Dwyane Wade Shows The Power of Supporting LGBTQ+ Children

Retired NBA star Dwayne Wade is 100 percent behind his daughter, who identifies as a transgender girl, and isn’t afraid of who knows it. In an interview on “Good Morning America,” Wade revealed that daughter Zaya Wade knew she was transgender at the age of three.

“Zaya has known it for nine years,” Wade told Robin Roberts. The 38-year-old father acknowledged that he knew early on that he had to “check” himself and that he has “said the wrong phrases and the wrong words myself.”

Wade said his 12-year-old daughter was instrumental in teaching him and the rest of the family about her gender identity and the transgender community.

“Zaya knew two things: she knew straight and she knew gay. But Zaya started doing more research. She was the one who sat down with us as a family and said, ‘Hey, I don’t think I’m gay.’ And she went down the list and said, ‘This is how I identify myself. This is my gender identity. I identify myself as a young lady,’” he said.

The retired basketball player also said he hopes that he’s doing right by his daughter as she navigates living her truth. “My daughter was my first interaction when it comes to having to deal with this conversation,” he noted. “Hopefully I’m dealing with it the right way. …Inside our home we see the smile on my daughter’s face, we see the confidence that she’s able to walk around and be herself and that’s when you know you’re doing right.”

Earlier this month, Wade appeared on “The Ellen Show” to talk about his daughter and how proud he is of her. Wade told TV show host Ellen DeGeneres that he and wife Gabrielle Union were “proud parents of a child in the LGBTQ+ community.”

Miami Heat guard Dwyane Wade hugs his daughter Zaya after the Heat defeated the Milwaukee Bucks 91-85 in an NBA basketball game on Feb. 9, 2018, in Miami. (AP Photo/Wilfredo Lee)

During the show appearance, Wade revealed for the first time that his 12-year-old, who was assigned male at birth, now goes by the name Zaya.

“Once Zaya came home and said, ‘I want you to call me Zaya and I’m ready to take on this,’ I looked at her and said, ‘You are a leader. And this is our opportunity to allow you to be a voice,’” he said. “Right now, it’s through us, because she’s 12 years old, but eventually, it will be through her.”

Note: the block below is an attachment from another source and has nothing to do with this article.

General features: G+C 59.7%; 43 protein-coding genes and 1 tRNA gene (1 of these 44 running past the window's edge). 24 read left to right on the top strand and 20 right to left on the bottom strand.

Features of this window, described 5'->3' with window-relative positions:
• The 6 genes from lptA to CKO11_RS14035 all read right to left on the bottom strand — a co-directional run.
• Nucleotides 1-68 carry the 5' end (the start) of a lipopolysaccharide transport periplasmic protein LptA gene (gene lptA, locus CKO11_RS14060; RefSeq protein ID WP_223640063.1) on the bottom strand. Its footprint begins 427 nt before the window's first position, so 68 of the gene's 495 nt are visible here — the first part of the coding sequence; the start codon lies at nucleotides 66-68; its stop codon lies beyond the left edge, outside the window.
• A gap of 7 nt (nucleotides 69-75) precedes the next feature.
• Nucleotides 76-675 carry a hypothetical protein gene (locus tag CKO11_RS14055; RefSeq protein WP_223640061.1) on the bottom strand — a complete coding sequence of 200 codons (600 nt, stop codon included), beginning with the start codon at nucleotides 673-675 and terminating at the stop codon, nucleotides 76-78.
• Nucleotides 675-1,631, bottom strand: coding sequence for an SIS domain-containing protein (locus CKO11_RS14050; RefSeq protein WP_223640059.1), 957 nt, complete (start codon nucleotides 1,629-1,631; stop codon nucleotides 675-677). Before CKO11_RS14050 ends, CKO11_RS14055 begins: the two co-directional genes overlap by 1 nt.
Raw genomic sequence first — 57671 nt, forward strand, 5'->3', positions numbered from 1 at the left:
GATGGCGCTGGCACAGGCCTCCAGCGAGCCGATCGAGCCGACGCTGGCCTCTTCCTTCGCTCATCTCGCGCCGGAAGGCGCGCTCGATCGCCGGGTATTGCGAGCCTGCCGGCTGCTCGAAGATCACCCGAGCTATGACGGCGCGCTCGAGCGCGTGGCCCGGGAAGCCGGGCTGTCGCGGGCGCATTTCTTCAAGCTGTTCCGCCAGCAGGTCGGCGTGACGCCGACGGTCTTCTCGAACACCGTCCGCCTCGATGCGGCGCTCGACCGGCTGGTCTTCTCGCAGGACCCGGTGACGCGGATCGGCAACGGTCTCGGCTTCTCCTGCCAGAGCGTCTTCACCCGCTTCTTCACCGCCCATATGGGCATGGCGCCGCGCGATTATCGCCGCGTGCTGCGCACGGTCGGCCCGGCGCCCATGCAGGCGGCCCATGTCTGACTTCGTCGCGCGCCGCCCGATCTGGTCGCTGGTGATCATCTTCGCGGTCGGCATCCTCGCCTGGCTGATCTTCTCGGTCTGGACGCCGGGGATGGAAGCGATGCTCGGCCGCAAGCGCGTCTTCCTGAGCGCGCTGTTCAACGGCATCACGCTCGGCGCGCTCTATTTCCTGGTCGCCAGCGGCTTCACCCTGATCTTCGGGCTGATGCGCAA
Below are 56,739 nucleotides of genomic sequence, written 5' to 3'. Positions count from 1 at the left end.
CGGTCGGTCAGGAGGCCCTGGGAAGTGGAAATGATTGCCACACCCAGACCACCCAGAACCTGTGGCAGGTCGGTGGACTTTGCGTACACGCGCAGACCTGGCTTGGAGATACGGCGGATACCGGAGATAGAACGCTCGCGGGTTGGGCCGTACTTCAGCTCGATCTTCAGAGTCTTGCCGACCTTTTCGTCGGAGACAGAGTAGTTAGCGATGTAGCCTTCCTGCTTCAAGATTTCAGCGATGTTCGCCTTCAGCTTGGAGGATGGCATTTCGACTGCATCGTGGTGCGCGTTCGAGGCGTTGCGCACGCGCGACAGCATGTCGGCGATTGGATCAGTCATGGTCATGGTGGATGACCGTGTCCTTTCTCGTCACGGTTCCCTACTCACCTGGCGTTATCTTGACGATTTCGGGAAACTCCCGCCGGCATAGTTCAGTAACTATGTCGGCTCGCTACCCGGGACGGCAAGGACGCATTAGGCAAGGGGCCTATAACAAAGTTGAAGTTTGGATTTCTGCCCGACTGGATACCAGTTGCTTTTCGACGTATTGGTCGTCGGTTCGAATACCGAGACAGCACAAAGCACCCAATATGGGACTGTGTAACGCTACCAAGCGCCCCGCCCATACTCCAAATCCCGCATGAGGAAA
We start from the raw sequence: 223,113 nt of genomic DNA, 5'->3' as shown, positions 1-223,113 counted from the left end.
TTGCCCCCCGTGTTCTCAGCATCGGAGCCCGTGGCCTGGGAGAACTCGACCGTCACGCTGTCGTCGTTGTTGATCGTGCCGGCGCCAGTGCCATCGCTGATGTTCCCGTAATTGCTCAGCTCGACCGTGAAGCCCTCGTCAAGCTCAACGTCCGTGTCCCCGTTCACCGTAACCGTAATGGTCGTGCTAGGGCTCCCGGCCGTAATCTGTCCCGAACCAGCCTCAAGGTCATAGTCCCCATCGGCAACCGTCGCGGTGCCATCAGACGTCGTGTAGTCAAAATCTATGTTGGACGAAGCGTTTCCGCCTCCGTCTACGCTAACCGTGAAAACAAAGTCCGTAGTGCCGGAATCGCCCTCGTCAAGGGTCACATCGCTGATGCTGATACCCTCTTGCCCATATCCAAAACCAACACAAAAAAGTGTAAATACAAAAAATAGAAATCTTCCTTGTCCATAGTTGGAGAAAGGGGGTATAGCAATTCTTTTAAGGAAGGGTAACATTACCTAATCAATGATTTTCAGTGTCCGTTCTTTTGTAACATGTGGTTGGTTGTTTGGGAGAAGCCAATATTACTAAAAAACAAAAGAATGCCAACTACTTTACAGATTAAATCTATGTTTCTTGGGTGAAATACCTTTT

How To Support Your LGBTQ+ Child

It’s often not easy for LGBTQ people to come out to their families or friends, but there are plenty of resources to make that experience easier.

The Human Rights Campaign (HRC), the largest LGBTQ advocacy group in the U.S., provides resources for people who have come out as LGBTQ+. The organization has a dedicated section of its website to help anyone who is coming out, as well as provide assistance that is specifically geared toward Black LGBTQ people.

“Coming out and living openly aren’t something you do once, or even for one year,” its website states. “It’s a journey that we make every single day of our lives. Every coming out experience is unique and must be navigated in the way most comfortable for the individual. Whether it’s for the first time ever or the first time today, coming out can be an arduous journey. It is also a brave decision to live openly and authentically.”

Ellen Kahn, senior director of programs and partnerships at HRC, told The North Star that it is crucial that parents of LGBTQ children be supportive.

“If you are the parent of a child who has just come out as LGBTQ — the first thing to consider is that your child has opened up to you and has made a conscious choice to let you into their life and to be honest in their relationship with you,” Kahn said in a statement to The North Star. “Now it is up to you to love, accept and support them in all their needs.”

Kahn said it was important for parents to be supportive of their children when they come out as LGBTQ+.

“Much like Dwayne Wade did, a step you can take to support your child is to immediately support them, thank them for sharing and let them know you are in their corner. Wade immediately told Zaya that she was a leader for sharing her truth, and that he will be her champion,” Kahn said. “Every child wants their parent to be their champion.”

Additional Resources for LGBTQ Support (Via GLAAD)